Traditional Logic, Modern Logic and Natural Language

  title={Traditional Logic, Modern Logic and Natural Language},
  author={Wilfrid Hodges},
  journal={Journal of Philosophical Logic},
  • W. Hodges
  • Published 14 October 2009
  • Philosophy
  • Journal of Philosophical Logic
In a recent paper Johan van Benthem reviews earlier work done by himself and colleagues on ‘natural logic’. His paper makes a number of challenging comments on the relationships between traditional logic, modern logic and natural logic. I respond to his challenge, by drawing what I think are the most significant lines dividing traditional logic from modern. The leading difference is in the way logic is expected to be used for checking arguments. For traditionals the checking is local, i.e… 
Mill on logic
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Sı̄nā ’ s view of the practice of logic
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The 11th century Arabic-Persian logician Ibn Sīnā (Avicenna) in Section 9.6 of his book Qiyās gives what appears to be a proof search algorithm for syllogisms, which is confirmed by extracting all the essential ingredients of an abstract state machine from Ibn Sínā’s text.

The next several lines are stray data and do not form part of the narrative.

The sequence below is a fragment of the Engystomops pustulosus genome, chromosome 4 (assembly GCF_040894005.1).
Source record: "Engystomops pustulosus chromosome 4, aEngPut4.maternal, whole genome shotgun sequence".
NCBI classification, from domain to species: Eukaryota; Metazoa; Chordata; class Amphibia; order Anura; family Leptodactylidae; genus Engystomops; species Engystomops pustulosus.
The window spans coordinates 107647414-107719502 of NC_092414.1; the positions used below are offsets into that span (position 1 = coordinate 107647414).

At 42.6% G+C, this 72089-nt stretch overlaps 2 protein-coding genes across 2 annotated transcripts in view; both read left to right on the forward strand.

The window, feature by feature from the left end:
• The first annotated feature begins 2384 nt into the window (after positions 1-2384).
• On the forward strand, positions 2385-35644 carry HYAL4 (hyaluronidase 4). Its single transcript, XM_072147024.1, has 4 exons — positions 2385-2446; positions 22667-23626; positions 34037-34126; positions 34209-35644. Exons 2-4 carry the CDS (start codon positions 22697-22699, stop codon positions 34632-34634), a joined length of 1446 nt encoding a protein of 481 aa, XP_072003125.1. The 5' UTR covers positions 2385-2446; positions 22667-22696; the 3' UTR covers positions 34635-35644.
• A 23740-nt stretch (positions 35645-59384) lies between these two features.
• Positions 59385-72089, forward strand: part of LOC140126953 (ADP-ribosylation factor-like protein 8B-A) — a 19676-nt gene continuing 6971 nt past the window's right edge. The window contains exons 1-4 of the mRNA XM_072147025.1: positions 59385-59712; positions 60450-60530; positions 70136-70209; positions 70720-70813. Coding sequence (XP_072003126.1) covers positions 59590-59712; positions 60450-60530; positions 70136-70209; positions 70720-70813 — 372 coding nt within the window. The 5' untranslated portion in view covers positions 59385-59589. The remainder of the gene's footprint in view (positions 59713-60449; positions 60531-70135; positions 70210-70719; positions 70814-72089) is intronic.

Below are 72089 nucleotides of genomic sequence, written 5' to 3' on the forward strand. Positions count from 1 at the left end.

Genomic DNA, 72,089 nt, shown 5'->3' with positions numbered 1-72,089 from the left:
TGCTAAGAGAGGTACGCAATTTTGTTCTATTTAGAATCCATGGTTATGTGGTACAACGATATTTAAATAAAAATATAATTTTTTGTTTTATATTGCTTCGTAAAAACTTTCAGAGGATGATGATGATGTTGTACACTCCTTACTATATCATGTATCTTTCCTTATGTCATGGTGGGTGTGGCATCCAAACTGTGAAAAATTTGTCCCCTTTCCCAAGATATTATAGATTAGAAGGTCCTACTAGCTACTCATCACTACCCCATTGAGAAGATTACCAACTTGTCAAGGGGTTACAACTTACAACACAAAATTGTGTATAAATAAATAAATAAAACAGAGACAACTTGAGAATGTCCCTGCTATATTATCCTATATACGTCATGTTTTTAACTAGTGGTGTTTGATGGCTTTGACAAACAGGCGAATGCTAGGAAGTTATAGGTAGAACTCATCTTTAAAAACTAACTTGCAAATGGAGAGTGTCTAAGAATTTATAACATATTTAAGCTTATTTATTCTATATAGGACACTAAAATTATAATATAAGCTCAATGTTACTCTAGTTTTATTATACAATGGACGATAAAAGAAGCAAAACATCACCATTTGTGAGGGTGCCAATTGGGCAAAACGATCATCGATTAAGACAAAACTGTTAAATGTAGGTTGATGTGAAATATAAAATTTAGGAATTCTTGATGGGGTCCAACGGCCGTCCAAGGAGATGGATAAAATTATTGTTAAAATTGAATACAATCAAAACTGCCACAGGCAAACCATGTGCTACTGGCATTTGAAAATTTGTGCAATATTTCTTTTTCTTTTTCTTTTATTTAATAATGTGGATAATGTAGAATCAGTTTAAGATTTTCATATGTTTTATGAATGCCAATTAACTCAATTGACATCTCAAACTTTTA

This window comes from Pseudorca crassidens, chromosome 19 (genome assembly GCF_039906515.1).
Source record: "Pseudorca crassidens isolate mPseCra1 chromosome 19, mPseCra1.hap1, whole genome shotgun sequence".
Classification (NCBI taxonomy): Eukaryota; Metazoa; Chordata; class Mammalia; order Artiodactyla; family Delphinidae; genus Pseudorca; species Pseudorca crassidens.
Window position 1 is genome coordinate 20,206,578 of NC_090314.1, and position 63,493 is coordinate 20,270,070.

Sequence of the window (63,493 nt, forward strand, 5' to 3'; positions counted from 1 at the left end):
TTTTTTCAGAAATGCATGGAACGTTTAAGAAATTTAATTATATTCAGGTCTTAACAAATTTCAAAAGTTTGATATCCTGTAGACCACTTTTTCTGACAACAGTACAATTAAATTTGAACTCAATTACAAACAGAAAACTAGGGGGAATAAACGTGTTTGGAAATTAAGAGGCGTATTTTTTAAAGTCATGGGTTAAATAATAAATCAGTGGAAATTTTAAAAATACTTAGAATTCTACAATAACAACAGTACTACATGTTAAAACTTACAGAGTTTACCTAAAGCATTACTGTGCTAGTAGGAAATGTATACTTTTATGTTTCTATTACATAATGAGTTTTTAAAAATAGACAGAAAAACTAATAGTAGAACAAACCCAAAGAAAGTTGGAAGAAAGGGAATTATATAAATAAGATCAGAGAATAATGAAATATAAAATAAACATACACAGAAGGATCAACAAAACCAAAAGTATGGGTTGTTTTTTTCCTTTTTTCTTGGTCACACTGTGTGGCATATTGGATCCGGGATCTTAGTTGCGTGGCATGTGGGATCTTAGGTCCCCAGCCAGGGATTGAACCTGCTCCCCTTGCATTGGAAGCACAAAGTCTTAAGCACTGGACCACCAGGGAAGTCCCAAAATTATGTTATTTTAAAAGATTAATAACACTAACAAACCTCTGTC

Consequence is a, if not the, core subject matter of logic. Aristotle’s study of the syllogism instigated the task of categorising arguments into the logically good and the logically bad; the task
Ibn Sina on Analysis: 1. Proof Search. Or: Abstract State Machines as a Tool for History of Logic
  • W. Hodges
  • Computer Science, Philosophy
    Fields of Logic and Computation
  • 2010
The 11th century Arabic-Persian logician Ibn Sīnā (Avicenna) in Sect. 9.6 of his book Qiyās gives what appears to be a proof search algorithm for syllogisms. We confirm that it is indeed a proof
The Move from One to Two Quantifiers
Ibn Sīnā (Persian, 980–1037) made a dramatic extension to Aristotle’s syllogistic by adding quantifiers over times or situations, thus introducing multiple and mixed quantification. The extension is
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Proofs as Cognitive or Computational: Ibn Sı̄nā’s Innovations
We record the advances made by the eleventh century Persian logician Ibn Sina—known in the West as Avicenna—away from a purely cognitive view of proofs and towards a more computational view, and the
Formal Languages in Logic: A Philosophical and Cognitive Analysis
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